In my last week's message, I wrote about the Journals & Technical Publications Office, emphasizing its importance in carrying out AIP's mission and in contributing to AIP's financial wellbeing. This message is about AIP journal editors. The editors met in Melville last Thursday to discuss the evolution of the AIP journals during the past year and to develop a shared vision for management and future growth of the journals.
AIP's journal enterprise, consisting of nine journals plus two additional journals published with third parties, entails 16 head editors, 60 associate editors, and thousands of reviewers. AIP journals are our primary source of income. In addition, through publishing these journals, we gain valuable experience and develop publishing and support capabilities we then offer to our Member Societies and other customers in the scientific and technical community.
AIP staff meets with the editors annually to ensure effective communication and best services to the journals and their editorial staff. The demand for our journals comes from the research community and libraries, and it is determined by their quality and reputation. The reputation of the editor and the journal's impact factor are primary measures of quality. Our editors are internationally recognized leaders in their fields. They guide the journals as effective vehicles for disseminating research findings, striving to maintain their prestige in the scientific community. Together with AIP staff, they work to attract and maintain the best international authors and manuscript reviewers as well as to expand the international reader base.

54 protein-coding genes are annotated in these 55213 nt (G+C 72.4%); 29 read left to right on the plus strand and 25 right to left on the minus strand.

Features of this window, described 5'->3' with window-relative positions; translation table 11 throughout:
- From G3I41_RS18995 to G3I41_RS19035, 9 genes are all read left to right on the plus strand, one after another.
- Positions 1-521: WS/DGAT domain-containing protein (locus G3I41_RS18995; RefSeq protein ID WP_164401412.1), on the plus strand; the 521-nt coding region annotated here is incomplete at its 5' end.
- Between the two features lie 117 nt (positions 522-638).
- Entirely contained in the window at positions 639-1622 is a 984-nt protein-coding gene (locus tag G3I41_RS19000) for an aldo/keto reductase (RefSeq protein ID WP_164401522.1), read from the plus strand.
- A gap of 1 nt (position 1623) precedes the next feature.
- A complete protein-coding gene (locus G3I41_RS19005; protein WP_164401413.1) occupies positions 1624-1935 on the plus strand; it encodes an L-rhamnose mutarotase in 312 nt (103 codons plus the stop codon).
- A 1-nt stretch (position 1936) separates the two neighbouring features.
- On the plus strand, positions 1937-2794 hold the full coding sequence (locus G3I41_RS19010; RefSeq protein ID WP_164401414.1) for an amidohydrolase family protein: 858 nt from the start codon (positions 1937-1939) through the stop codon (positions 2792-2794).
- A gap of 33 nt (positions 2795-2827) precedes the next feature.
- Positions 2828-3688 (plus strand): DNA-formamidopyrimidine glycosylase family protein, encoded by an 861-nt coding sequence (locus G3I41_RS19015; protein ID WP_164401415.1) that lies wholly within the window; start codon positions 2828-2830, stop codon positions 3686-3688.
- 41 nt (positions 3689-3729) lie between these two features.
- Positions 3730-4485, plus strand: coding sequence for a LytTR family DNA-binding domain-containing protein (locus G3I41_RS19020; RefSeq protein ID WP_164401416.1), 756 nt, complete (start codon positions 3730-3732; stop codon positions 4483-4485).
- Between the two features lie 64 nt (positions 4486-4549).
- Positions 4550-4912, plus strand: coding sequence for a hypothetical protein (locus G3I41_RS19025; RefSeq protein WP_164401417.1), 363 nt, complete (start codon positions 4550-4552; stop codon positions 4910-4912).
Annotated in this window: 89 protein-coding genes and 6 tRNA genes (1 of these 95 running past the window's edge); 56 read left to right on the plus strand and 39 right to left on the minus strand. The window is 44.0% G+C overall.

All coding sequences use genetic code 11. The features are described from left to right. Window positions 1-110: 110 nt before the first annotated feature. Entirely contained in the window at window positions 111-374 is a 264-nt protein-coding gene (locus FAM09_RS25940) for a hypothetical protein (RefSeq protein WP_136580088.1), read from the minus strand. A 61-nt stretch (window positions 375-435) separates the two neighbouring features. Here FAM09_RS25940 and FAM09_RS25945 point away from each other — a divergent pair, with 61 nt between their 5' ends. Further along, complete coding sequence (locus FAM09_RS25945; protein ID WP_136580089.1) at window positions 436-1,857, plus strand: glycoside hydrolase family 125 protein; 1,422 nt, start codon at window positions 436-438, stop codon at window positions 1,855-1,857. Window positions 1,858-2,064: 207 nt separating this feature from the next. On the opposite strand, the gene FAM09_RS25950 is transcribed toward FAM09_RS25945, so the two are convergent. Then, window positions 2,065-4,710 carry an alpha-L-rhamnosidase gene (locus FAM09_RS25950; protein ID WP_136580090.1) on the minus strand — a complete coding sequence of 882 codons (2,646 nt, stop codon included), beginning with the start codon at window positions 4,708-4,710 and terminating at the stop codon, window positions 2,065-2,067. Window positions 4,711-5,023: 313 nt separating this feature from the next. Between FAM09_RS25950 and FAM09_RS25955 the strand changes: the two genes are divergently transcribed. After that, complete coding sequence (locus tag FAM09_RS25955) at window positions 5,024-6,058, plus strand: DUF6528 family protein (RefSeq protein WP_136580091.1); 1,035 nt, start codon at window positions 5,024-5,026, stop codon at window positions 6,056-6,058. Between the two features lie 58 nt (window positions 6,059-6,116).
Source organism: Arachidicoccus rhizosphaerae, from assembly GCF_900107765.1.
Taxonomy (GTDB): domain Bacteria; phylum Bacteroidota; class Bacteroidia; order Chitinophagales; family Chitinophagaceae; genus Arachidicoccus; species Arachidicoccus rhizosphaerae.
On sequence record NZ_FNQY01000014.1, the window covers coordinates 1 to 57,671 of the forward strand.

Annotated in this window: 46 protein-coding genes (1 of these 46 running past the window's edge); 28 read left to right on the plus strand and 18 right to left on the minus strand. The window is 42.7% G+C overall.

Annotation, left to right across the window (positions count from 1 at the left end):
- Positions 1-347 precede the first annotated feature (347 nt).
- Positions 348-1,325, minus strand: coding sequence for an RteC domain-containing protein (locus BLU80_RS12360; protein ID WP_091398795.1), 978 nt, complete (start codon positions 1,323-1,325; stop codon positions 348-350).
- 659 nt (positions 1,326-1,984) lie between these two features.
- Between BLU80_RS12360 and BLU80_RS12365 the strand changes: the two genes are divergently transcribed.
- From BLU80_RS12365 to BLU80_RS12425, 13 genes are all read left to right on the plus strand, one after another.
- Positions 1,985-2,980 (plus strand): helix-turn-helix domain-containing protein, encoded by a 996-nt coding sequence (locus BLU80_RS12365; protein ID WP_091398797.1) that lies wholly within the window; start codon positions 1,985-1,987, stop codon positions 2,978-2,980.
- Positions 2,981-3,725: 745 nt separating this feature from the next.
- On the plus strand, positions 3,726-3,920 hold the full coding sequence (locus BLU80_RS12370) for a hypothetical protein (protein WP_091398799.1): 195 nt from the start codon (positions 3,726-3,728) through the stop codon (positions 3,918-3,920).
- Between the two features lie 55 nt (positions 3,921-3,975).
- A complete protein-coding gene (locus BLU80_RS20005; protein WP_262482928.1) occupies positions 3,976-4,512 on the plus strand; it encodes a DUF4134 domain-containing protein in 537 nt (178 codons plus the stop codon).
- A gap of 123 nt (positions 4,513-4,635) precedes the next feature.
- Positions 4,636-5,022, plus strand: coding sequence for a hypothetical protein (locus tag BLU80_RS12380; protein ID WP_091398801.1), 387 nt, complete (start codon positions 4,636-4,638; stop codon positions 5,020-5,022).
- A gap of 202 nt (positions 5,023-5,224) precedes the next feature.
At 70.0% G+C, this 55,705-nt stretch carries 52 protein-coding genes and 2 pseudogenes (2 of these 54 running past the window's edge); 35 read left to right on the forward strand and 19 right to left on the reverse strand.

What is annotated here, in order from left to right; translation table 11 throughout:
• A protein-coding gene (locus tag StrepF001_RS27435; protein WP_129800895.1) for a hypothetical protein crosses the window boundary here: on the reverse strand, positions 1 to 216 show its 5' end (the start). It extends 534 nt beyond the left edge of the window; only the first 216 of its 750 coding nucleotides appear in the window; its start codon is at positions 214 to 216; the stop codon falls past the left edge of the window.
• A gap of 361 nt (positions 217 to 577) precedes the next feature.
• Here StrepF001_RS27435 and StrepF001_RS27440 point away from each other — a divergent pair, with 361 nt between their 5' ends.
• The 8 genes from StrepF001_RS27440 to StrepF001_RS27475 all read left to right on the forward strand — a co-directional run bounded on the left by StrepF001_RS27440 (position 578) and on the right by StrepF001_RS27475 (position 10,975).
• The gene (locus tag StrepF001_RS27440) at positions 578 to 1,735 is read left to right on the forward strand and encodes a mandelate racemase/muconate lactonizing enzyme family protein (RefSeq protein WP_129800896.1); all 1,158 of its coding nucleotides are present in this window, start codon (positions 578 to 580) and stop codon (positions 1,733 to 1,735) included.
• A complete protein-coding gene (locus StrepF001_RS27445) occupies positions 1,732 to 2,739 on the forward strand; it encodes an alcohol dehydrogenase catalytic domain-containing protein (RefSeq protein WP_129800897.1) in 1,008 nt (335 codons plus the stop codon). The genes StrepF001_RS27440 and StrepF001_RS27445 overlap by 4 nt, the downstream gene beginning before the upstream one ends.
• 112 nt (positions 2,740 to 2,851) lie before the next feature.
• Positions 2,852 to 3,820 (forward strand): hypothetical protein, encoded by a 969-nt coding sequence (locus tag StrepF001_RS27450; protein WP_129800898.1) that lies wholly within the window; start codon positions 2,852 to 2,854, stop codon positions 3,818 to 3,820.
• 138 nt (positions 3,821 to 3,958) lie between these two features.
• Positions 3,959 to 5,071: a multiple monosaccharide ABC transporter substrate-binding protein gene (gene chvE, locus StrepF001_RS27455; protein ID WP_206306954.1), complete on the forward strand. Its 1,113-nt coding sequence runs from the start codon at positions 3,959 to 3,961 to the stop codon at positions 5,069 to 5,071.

We can thank our editors for these impressive statistics. Last year, AIP's nine journals published 91,550 text pages. Applied Physics Letters is the largest physics journal of its kind with over 6,200 articles published last year. Our journals are distributed to more than 5,500 institutions around the globe. AIP holds three of the top 10 most highly-cited physics journals in the world.
* Robert Kirby-Harris, the chief executive of the Institute of Physics (United Kingdom, is visiting ACP today. The visit continues an ongoing and productive engagement among IoP, AIP and APS in collaboration on physics outreach activities.
Web 2.0 tools for the AIP journals
This fall, the online editions of the AIP Journals will be enhanced, in advance of a major redesign and upgrade of the Scitation platform in 2008. In addition to a new abstract page layout, the journals will be fitted with tools to promote collaboration and integrate more effectively with the "Web 2.0 desktop"—the online realm of blogs, wikis, swickis, RSS, and tagging sites—that is fast becoming the preferred research environment of scientists. The changes will extend to AIP's 11 archival journals, as well as AIP Conference Proceedings and AIP Spotlight Publications, which include Applied Physics Reviews and JCP: BioChemical Physics. Feedback on the quality and variety of Scitation's new online feature set, as displayed in the AIP Journals, will be welcomed from users and publishing partners alike. Look for an initial wave of changes in early November.
In the spotlight